Reflection is not a luxury.  Self-exams reveal moral tumors that would otherwise grow unnoticed.  If I’m not confessing sins every day, it’s not because I don’t have any, it’s because I don’t bother to look for them.  Or worse, because I don’t care.

Stage 4) Prepare to be judged.  The self-assessment of stage 3 can be instructive and corrective, but it’s ultimately inconclusive.  My Father/Judge is the only one who can accurately assess my heart and scrutinize my performance (1 Peter 1:17).  He knows when I’m genuinely trying to please Him, and when I’m merely posing.  Self-evaluation is healthy, self-justification is just silly.  I’m utterly incapable of attaining an accurate read on my motives.  “The heart is more deceitful than all else, and is desperately sick; who can understand it?” (Jeremiah 17:9)

The Corinthian church had a bad habit of rating their ministers and passing judgement on their performances.  Imagine:  “Corinthian Idol” or “So You Think You Can Preach”.  But Paul wouldn’t play, and with admirable tact dismissed his would-be judges by explaining, “To me it is a very small thing that I should be examined by you, or by any human court; in fact, I do not even examine myself.  I am conscious of nothing against myself, yet I am not by this acquitted; but the one who examines me is the Lord.  Therefore do not go on passing judgement before the time, but wait until the Lord comes who will both bring to light the things hidden in the darkness and disclose the motives of men’s hearts; and then each man’s praise will come to him from God” (1 Corinthians 4:3-5).

When Paul says he doesn’t examine himself, he’s not denying the introspection of stage 3, he’s merely emphasizing the inadequacy of the stage.  He’s saying he doesn’t pass judgement on his efforts or draw conclusions about his attempts to be a faithful servant of Christ.  Paul was reflective enough to declare, “I am conscious of nothing against myself”, but was realistic enough to concede, “Yet I am not by this acquitted” (1 Corinthians 4:4).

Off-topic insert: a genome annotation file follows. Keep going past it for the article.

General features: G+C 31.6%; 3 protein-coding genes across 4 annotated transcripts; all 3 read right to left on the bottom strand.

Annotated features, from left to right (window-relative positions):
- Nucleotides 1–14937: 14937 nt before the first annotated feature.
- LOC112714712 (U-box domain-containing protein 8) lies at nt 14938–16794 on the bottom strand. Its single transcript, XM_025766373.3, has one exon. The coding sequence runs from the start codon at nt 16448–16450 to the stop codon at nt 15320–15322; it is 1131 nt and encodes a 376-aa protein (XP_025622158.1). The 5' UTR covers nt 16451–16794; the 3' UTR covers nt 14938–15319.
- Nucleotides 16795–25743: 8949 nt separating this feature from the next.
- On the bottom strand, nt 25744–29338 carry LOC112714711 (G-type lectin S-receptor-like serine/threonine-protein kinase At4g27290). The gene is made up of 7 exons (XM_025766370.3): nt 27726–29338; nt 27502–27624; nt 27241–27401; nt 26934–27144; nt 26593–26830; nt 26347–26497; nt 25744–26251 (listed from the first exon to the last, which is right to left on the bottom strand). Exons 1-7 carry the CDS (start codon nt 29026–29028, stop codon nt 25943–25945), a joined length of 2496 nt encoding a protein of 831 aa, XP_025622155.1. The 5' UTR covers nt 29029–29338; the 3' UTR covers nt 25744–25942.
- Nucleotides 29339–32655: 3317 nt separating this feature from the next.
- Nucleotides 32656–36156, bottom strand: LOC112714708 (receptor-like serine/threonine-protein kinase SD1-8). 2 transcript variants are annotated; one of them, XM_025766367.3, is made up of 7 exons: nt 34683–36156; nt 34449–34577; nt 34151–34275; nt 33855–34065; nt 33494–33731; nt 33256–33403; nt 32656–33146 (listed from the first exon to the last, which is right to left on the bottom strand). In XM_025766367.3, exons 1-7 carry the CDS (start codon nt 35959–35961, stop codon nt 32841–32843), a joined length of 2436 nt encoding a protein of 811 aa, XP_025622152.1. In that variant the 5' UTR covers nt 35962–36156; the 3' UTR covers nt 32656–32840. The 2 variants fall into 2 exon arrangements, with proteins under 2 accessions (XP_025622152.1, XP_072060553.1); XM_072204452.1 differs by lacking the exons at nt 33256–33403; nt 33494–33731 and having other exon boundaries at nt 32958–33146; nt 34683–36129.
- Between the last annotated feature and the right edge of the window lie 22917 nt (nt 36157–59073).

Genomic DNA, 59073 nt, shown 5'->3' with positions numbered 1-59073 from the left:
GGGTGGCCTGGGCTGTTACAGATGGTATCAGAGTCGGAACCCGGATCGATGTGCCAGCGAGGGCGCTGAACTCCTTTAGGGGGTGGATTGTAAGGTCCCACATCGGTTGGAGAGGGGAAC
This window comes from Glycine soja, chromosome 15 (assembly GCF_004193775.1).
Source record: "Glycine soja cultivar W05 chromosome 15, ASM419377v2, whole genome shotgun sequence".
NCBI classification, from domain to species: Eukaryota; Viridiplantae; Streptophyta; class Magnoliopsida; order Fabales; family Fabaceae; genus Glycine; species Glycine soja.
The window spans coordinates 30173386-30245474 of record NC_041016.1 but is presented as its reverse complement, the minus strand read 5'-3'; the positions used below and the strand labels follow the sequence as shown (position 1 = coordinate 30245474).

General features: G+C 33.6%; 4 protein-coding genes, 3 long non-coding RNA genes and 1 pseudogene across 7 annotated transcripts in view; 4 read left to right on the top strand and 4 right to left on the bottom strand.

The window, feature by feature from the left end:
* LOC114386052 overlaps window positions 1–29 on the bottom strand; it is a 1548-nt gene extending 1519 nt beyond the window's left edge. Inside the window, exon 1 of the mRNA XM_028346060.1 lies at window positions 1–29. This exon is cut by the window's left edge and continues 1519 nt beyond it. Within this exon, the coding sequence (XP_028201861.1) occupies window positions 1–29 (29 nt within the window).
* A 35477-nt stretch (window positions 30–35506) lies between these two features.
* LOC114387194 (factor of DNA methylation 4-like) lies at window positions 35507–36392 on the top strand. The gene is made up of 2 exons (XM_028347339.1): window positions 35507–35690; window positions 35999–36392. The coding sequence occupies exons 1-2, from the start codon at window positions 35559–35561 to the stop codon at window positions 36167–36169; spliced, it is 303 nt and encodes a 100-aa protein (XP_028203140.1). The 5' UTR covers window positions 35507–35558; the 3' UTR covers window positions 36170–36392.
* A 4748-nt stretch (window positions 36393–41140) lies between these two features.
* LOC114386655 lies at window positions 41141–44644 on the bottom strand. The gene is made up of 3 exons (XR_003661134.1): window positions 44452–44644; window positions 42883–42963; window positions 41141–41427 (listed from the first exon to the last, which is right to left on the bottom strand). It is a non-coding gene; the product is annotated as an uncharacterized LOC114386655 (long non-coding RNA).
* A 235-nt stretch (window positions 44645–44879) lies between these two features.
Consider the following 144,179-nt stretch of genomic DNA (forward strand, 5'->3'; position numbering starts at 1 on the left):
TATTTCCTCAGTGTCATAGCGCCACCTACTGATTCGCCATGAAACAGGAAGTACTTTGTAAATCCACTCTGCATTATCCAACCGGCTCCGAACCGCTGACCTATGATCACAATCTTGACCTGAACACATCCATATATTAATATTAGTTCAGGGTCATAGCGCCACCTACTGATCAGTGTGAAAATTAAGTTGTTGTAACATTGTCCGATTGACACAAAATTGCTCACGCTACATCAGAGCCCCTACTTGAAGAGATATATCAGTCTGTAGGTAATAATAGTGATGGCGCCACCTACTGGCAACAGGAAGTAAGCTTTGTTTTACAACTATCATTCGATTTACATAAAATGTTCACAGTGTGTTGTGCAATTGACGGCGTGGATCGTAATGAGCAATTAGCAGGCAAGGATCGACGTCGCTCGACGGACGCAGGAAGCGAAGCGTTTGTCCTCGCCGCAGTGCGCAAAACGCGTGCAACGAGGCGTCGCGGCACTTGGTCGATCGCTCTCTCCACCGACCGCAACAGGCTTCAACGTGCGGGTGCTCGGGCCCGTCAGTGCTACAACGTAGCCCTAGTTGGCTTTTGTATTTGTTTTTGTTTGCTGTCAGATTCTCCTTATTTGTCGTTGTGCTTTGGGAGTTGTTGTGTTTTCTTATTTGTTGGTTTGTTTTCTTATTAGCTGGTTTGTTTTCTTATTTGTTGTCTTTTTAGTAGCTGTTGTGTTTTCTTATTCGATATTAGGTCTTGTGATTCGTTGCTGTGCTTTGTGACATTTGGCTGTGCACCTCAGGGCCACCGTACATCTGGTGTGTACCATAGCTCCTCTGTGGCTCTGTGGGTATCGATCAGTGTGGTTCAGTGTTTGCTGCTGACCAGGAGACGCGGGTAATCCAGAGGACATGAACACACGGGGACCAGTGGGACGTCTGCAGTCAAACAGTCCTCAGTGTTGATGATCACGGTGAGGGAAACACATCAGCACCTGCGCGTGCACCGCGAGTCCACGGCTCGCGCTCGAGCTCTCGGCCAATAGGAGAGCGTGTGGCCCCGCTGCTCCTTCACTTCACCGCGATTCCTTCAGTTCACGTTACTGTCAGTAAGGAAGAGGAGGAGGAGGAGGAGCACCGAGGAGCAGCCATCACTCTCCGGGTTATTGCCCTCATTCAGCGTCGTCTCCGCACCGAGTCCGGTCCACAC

I aim for a clear conscience, but I can’t rely on a clear conscience for the final verdict.  God and God alone will measure the integrity of my efforts and the quality of my obedience.  Until that day I purpose to please Him, I pursue the knowledge of His will, I practice self-assessment and I prepare for His judgement.

It’s worth mentioning in closing that for many Christians the idea of accountability and judgement is foreign, if not repugnant.  They have been taught or have assumed that the grace of God and the blood of Christ shed for the forgiveness of their sins eliminates the prospect of divine scrutiny.  But there is a difference between freedom from condemnation and freedom from accountability.  And while God promises that “there is therefore now no condemnation for those who are in Christ Jesus” (Romans 8:1), He also promises that “we must all appear before the judgement seat of Christ, so that each one may be recompensed for his deeds in the body, according to what he has done, whether good or bad” (2 Corinthians 5:10).

Forgiveness of sin does not eliminate all of the consequences of sin, it eliminates the worst of the consequences – the wrath of God and an eternity in hell.  But the Bible is unambiguous in its teaching that there will be a “recompensing” even for the followers of Jesus.  And that’s a good news/bad news proposition.

Pleasing God or not pleasing God is an issue of eternal consequence.  It will matter whether we sought to please Him, whether we learned what pleases Him, and how well we did at the process.  And when we finally appear before Him, He will have all the information necessary to make a fair judgement and reward us accordingly. 

In true Cud fashion, I’m sure this is a subject that will come up again.  And if you think it’s uncomfortable being reminded of all this, imagine my accountability as the one doing the reminding.  Excuse me, I think I’m going to be sick now.

For that day,